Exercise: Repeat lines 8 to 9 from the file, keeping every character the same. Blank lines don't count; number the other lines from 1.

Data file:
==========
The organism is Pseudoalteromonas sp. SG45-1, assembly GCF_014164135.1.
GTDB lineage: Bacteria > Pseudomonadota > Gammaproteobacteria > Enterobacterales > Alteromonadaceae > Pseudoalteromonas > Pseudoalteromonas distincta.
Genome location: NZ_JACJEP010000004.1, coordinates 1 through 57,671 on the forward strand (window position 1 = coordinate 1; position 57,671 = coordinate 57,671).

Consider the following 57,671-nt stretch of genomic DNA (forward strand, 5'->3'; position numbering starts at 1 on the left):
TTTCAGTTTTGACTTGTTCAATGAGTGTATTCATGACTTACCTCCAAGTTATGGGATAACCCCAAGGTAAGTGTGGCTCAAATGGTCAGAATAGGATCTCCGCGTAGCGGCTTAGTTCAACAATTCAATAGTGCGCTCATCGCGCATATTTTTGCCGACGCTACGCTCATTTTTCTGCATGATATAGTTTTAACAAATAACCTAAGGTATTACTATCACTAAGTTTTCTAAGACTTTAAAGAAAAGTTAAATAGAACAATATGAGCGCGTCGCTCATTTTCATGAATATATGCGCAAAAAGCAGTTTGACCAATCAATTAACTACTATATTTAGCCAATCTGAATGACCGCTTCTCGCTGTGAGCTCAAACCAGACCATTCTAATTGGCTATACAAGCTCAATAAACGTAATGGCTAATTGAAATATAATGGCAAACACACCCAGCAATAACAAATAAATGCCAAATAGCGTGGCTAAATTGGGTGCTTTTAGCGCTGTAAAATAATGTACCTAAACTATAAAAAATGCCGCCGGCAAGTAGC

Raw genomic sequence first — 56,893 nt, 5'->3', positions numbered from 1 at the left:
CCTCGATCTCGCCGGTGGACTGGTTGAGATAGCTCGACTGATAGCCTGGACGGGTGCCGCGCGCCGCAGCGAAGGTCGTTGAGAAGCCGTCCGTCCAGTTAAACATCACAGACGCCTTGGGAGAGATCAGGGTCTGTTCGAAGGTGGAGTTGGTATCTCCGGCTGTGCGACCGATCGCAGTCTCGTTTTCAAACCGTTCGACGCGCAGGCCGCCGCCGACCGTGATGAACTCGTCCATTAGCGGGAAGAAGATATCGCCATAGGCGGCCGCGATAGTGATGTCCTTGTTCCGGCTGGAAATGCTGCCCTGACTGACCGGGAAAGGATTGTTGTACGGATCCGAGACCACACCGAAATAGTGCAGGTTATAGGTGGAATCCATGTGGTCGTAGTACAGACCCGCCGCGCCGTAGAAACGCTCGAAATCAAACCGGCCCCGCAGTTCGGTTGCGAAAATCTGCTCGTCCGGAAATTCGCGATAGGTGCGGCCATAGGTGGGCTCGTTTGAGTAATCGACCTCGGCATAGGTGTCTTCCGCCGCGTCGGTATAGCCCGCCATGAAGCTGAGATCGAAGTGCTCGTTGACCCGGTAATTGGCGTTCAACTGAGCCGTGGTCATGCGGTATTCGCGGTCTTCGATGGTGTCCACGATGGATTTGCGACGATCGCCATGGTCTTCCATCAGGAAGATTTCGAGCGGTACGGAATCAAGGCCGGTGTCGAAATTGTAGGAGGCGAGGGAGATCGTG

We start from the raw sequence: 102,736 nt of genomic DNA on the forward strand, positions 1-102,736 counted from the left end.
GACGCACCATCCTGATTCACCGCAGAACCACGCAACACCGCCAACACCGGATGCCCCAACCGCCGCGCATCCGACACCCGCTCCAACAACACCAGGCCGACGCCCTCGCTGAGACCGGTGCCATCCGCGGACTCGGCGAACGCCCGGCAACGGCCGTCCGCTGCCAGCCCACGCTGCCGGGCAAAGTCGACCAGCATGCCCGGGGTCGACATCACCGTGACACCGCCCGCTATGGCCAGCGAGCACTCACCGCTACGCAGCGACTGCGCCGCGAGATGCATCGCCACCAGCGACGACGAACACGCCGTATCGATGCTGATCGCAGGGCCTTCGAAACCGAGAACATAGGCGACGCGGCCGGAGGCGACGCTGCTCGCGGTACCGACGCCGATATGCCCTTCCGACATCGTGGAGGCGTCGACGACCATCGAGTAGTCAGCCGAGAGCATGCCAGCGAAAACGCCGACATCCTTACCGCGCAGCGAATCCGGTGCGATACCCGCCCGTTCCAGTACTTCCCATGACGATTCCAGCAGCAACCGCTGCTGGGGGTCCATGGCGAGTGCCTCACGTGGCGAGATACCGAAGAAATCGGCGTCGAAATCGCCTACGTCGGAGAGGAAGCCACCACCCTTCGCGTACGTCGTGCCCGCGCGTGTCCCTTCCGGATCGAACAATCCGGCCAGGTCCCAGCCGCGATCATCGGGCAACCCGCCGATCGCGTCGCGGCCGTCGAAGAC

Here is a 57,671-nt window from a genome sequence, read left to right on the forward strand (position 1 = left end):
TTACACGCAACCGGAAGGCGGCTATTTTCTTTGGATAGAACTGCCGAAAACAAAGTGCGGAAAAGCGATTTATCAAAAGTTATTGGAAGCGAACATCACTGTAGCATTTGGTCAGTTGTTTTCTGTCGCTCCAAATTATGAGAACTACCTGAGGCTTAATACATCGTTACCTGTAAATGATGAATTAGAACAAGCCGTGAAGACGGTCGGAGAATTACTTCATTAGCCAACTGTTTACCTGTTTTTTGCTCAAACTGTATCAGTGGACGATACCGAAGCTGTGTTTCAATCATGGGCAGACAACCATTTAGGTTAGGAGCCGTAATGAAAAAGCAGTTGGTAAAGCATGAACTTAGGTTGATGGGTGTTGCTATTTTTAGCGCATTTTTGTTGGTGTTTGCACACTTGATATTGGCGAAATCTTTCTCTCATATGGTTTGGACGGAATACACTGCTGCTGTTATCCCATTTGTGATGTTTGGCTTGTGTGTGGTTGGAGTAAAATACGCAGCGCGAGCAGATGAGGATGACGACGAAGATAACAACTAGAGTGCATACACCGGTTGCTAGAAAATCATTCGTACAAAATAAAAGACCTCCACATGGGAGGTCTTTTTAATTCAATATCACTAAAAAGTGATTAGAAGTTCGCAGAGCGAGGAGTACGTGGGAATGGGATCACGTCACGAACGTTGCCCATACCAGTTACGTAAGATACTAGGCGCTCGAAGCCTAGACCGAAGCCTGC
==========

We start from the raw sequence: 102,736 nt of genomic DNA on the forward strand, positions 1-102,736 counted from the left end.
GACGCACCATCCTGATTCACCGCAGAACCACGCAACACCGCCAACACCGGATGCCCCAACCGCCGCGCATCCGACACCCGCTCCAACAACACCAGGCCGACGCCCTCGCTGAGACCGGTGCCATCCGCGGACTCGGCGAACGCCCGGCAACGGCCGTCCGCTGCCAGCCCACGCTGCCGGGCAAAGTCGACCAGCATGCCCGGGGTCGACATCACCGTGACACCGCCCGCTATGGCCAGCGAGCACTCACCGCTACGCAGCGACTGCGCCGCGAGATGCATCGCCACCAGCGACGACGAACACGCCGTATCGATGCTGATCGCAGGGCCTTCGAAACCGAGAACATAGGCGACGCGGCCGGAGGCGACGCTGCTCGCGGTACCGACGCCGATATGCCCTTCCGACATCGTGGAGGCGTCGACGACCATCGAGTAGTCAGCCGAGAGCATGCCAGCGAAAACGCCGACATCCTTACCGCGCAGCGAATCCGGTGCGATACCCGCCCGTTCCAGTACTTCCCATGACGATTCCAGCAGCAACCGCTGCTGGGGGTCCATGGCGAGTGCCTCACGTGGCGAGATACCGAAGAAATCGGCGTCGAAATCGCCTACGTCGGAGAGGAAGCCACCACCCTTCGCGTACGTCGTGCCCGCGCGTGTCCCTTCCGGATCGAACAATCCGGCCAGGTCCCAGCCGCGATCATCGGGCAACCCGCCGATCGCGTCGCGGCCGTCGAAGAC